SKI regulatory region contains four putative MYB consensus sites

Since little is known about transcriptional regulation of SKI oncogene, we performed in silico analysis of the SKI regulatory region for putative transcription factor binding sites using the Champion ChiP Transcription Factor Search Portal (QIAGEN). The analysis revealed four putative DNA binding sites, designated MBS1-MBS4, corresponding to the consensus site A/CAACG/TG of the hematopoietic transcription factor MYB in the upstream regulatory and transcribed region of SKI (Figure 1A). The MYB binding site MBS2 thereby shows the highest agreement with the consensus sequence (Figure 1A, table underlined).

MYB binds to the regulatory region of the human SKI gene and induces SKI expression.

Figure 1: MYB binds to the regulatory region of the human SKI gene and induces SKI expression. (A–D) Binding of MYB to its putative DNA binding sites in the human SKI regulatory region. (A) Scheme of SKI gene and its regulatory regions with four putative MYB DNA binding sites (MBS1 - MBS4, grey boxes). The open box marks the downstream control region used for ChIP/qPCR. The +1 marks the transcriptional start site of SKI. The table depicts positions and sequences of the MBS with the MYB consensus motif (underlined) and the mutated consensus motif of MBS2. Hg38 (GRCh38) was used as human reference genome. (B) ChIP/qPCR analysis of MYB binding to the MYB DNA binding sites of the SKI regulatory region in HL60 cells. Data are shown as percent of amplified product relative to input. The downstream control region (control) depicts the interaction with an unrelated region as a negative control. Data are representative of three independent experiments performed in triplicate (mean ± s.d.). Isotype-specific IgG served as control antibody. (C) Western Blot analysis showing endogenous expression of MYB and SKI in the AML patient cells used in (D). β-ACTIN served as loading control. (D) ChIP/qPCR analysis of MYB binding to the MYB DNA binding sites of the SKI regulatory region in AML patient cells. Data are shown as relative fold to IgG. The downstream control region (ctr) served as a negative control and MYC served as a positive control. Data are representative of two independent experiments performed in triplicate (mean ± s.d.). (EI) MBS2, MBS3 and MBS4 luciferase assays ± MYB overexpression. (E) pGL3-promoter constructs containing four consecutive consensus sites of MBS2, MBS3, MBS4 or a single consensus site of MBS2 unmutated or mutated or pGL3-control without MBS as negative control. (F–G) Representative Western Blot analyses showing MYB-HA overexpression in HEK293T cells co-transfected with MYB-HA or empty vector (mock), pRL-TK and pGL3-promoter-4 × MBS2, -4 × MBS3, -4 × MBS4 or pGL3-control (F) or pGL3-promoter-1 × MBS2, -1 × MBS2mut (G). (H) HEK293T were co-transfected with MYB-HA or empty vector (mock), pGL3-promoter-4 × MBS2, -4 × MBS3, -4 × MBS4 or pGL3-control and pRL-TK as an internal standard. The data (n = 4, mean ± s.d.) were normalized to renilla luciferase activity. pGL3-promoter constructs with MBS co-transfected with the empty vector (mock) were set to 1. **P < 0.005, ***P < 0.0005. (I) HEK293T were co-transfected with MYB-HA or empty vector (mock), pGL3-promoter-1 × MBS2 or -1 × MBS2mut. The data (n = 3, mean ± s.d.) were normalized to total protein concentration. Construct pGL3-promoter-1 × MBS2 co-transfected with the empty vector (mock) was set to 1. *P < 0.05, **P < 0.007.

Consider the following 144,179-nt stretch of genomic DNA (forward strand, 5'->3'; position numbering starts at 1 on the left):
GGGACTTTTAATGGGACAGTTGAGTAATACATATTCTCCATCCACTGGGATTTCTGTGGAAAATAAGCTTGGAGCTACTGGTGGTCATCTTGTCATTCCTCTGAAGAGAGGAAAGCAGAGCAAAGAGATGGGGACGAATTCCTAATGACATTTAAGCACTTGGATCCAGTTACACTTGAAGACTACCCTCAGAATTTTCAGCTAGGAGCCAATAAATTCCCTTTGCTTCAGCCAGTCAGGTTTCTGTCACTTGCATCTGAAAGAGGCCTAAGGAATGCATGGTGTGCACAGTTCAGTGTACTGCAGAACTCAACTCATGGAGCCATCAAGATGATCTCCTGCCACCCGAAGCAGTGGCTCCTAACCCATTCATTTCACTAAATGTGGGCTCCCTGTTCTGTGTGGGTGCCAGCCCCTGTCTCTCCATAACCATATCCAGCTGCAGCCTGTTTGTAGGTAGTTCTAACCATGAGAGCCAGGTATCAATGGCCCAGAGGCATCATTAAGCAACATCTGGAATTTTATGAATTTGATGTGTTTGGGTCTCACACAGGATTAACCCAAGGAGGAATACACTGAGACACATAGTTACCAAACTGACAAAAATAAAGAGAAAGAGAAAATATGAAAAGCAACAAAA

MYB induces SKI expression by binding directly to the regulatory region of the SKI gene

In order to study the interaction of the transcription factor MYB with its putative binding sites in the SKI regulatory region, we performed ChIP-qPCR experiments with an antibody against MYB in the AML cell line HL60 that endogenously expresses MYB and SKI. We used specific flanking primers for amplifying the MYB binding sites MBS1, MBS2, MBS3 and MBS4. As control we amplified an unrelated, further downstream region in the SKI gene, in which no MYB binding sites were predicted (Figure 1A). The results showed a binding of MYB to the predicted binding sites MBS2, MBS3 and MBS4, but not to MBS1 and the downstream control region (Figure 1B). To validate these findings in vivo, we performed ChIP-qPCR analyses on primary material from an AML patient endogenously expressing MYB and SKI (Figure 1C, Supplementary Table 3). Here, we also found MYB to be enriched at the predicted MYB binding sites MBS2, MBS3 and MBS4 but not the unrelated downstream control region (Figure 1D). Enrichment of MYB at its known target gene MYC was added as a positive control (Figure 1D). Hence, MYB seems to interact also in primary AML patient cells with the predicted sites in the SKI regulatory region. Further analyses of a published and online available MYB ChIP DNA-sequencing (ChIP-seq) dataset from the human lymphoid cell line Jurkat [34] also revealed an enrichment of MYB in the SKI regulatory region, upstream of the SKI transcriptional start site and at an internal gene region (Supplementary Figure 1A).